USGS Grant Number: G19AC00004
Year Established: 2018 Start Date: 2018-10-18 End Date: 2021-10-17
Total Federal Funds: $220,173 Total Non-Federal Funds: $220,882
Principal Investigators: James Cizdziel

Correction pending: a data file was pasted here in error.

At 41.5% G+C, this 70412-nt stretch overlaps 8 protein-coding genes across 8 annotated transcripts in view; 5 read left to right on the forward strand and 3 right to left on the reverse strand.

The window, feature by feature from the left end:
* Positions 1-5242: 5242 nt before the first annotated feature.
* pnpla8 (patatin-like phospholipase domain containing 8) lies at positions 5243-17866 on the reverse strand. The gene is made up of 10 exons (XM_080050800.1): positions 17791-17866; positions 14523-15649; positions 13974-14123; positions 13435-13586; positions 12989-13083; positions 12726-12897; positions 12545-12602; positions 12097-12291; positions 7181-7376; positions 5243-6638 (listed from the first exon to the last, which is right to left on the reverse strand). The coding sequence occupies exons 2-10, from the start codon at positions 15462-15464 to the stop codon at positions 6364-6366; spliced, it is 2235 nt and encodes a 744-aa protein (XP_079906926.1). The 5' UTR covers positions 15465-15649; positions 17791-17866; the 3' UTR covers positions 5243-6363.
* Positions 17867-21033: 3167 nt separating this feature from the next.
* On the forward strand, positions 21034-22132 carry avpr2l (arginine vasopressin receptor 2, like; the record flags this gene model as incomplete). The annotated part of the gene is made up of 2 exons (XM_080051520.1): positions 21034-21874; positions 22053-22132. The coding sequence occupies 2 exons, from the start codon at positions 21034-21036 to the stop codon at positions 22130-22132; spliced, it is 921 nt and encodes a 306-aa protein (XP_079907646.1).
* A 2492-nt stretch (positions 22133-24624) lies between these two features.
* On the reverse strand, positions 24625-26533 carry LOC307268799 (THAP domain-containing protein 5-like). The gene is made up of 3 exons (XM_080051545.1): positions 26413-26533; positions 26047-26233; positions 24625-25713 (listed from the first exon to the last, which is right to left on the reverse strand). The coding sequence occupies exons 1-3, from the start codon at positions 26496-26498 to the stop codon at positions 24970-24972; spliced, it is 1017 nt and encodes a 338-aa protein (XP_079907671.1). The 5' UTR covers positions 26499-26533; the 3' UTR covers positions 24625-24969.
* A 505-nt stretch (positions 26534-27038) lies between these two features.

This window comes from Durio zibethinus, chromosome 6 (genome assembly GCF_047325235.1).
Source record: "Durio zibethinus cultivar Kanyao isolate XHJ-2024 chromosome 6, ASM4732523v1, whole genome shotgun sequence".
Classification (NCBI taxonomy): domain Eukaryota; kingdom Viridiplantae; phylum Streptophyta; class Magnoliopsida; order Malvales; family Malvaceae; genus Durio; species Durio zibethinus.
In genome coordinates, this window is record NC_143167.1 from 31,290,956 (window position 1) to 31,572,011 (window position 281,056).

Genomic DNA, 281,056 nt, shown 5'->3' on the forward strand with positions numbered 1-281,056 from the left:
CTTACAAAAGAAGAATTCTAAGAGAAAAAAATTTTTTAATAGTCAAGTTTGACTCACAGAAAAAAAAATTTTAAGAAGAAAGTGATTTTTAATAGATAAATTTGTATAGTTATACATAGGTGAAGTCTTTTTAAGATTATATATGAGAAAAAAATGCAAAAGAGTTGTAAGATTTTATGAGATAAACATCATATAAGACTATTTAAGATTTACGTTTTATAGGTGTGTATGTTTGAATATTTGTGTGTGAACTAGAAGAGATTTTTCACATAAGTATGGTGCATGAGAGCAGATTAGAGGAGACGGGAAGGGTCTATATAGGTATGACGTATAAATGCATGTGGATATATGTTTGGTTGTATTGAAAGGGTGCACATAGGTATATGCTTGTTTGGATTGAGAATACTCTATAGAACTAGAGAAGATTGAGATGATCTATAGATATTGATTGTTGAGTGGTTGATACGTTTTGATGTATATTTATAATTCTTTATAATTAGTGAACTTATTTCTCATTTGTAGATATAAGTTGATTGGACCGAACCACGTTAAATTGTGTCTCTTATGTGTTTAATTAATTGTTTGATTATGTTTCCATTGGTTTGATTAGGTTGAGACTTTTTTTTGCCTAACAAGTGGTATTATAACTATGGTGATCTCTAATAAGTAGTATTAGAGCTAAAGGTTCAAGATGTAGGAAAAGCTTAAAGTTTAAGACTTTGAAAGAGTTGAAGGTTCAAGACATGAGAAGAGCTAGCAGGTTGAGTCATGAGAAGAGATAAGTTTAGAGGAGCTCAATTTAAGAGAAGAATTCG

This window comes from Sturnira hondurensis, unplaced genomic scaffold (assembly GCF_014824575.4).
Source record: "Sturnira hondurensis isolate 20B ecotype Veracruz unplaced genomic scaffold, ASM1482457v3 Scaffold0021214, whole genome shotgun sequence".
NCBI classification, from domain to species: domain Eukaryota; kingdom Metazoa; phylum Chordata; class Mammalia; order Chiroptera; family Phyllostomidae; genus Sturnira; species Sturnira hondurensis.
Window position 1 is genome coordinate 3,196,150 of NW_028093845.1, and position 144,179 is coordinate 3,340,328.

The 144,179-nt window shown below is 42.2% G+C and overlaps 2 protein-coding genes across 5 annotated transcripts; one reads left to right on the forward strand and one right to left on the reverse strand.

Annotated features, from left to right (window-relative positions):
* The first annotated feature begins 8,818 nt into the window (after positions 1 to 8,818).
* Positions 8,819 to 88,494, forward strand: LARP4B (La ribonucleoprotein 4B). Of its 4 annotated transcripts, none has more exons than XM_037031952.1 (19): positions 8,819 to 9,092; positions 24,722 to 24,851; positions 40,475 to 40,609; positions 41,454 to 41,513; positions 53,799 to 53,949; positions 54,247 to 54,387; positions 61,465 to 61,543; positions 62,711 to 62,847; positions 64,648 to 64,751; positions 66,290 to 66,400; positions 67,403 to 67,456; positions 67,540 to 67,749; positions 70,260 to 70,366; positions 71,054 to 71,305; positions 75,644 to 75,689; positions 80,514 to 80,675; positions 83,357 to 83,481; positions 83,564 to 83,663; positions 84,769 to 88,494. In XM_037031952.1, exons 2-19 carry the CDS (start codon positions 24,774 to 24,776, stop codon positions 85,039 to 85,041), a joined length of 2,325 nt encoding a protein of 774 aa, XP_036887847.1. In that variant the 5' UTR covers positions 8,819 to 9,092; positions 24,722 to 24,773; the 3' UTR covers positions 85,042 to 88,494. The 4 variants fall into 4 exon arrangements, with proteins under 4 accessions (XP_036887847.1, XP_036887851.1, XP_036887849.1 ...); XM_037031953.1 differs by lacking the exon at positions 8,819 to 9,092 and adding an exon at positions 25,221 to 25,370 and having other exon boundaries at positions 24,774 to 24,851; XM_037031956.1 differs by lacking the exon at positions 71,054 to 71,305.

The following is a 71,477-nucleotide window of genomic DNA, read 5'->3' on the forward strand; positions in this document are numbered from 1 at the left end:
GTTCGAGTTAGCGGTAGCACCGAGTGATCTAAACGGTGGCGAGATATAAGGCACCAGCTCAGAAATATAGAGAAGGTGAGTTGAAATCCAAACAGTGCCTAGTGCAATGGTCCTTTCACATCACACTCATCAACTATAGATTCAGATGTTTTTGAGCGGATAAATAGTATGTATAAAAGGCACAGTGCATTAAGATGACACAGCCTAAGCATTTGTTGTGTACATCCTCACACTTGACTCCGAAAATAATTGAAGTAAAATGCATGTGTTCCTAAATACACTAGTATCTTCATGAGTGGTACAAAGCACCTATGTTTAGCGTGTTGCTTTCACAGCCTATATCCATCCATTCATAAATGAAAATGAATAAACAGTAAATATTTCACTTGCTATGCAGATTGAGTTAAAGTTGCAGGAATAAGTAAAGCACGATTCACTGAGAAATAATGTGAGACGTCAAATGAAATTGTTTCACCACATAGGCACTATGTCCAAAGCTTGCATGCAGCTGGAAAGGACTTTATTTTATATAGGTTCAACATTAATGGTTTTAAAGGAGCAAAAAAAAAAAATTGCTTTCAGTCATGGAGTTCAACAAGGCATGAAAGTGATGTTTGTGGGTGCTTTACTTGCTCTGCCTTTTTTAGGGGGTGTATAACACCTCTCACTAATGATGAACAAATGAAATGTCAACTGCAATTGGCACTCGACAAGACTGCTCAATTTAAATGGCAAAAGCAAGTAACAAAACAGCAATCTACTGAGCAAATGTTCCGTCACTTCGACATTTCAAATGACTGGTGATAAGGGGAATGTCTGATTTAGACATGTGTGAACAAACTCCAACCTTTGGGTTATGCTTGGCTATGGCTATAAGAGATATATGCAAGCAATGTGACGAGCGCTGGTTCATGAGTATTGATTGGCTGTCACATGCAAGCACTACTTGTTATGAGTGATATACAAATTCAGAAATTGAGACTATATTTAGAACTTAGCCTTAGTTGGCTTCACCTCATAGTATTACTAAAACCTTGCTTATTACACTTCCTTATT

Abstract: It is well known that small plastic pieces, or microplastics (MPs), are harming aquatic organisms and are entering the human diet. The majority of seafood comes from coastal areas where MPs congregate. Given their small size and ubiquitous nature, ingestion of MPs by aquatic life is concerning because they can block digestive tracts and interfere with mobility, reproduction, and offspring performance, and because they are known to absorb contaminants including hormone disruptors and heavy metals. Bivalve mollusks, such as oysters, a vital part of the Gulf Coast economy, are especially vulnerable because they filter water to feed and thus are exposed to relatively high numbers of MPs. Abundances of MPs in the northern Gulf of Mexico (nGoM) are among the highest levels reported globally. To better understand the chemical properties and behavior of MPs in the environment and the threat they pose to water quality and aquatic organisms, it is imperative to assess the sizes, shapes and composition of the particles - not just the numbers of particles present. This is especially true for smaller MPs (~1- 500 u cm) that are most biologically relevant because they can move around more freely within organisms. However, there is 1) a shortage of empirical data on their presence and distribution in major rivers and productive estuaries; 2) limited understanding of the transport pathways and factors that affect their distributions in the riverine systems and estuaries; 3) a lack of widely accepted methods for their accurate detection and quantification, particularly the small sizes; and 4) a number of questions on the extent and relevance of their impacts on aquatic life. In addition, plastics are known to adsorb mercury (Hg), a US EPA priority hazardous substance and the primary reason for fish consumption advisories. However, we know nothing about the interaction of MPs and Hg, two major pollutants that impact water quality and ecosystem health worldwide.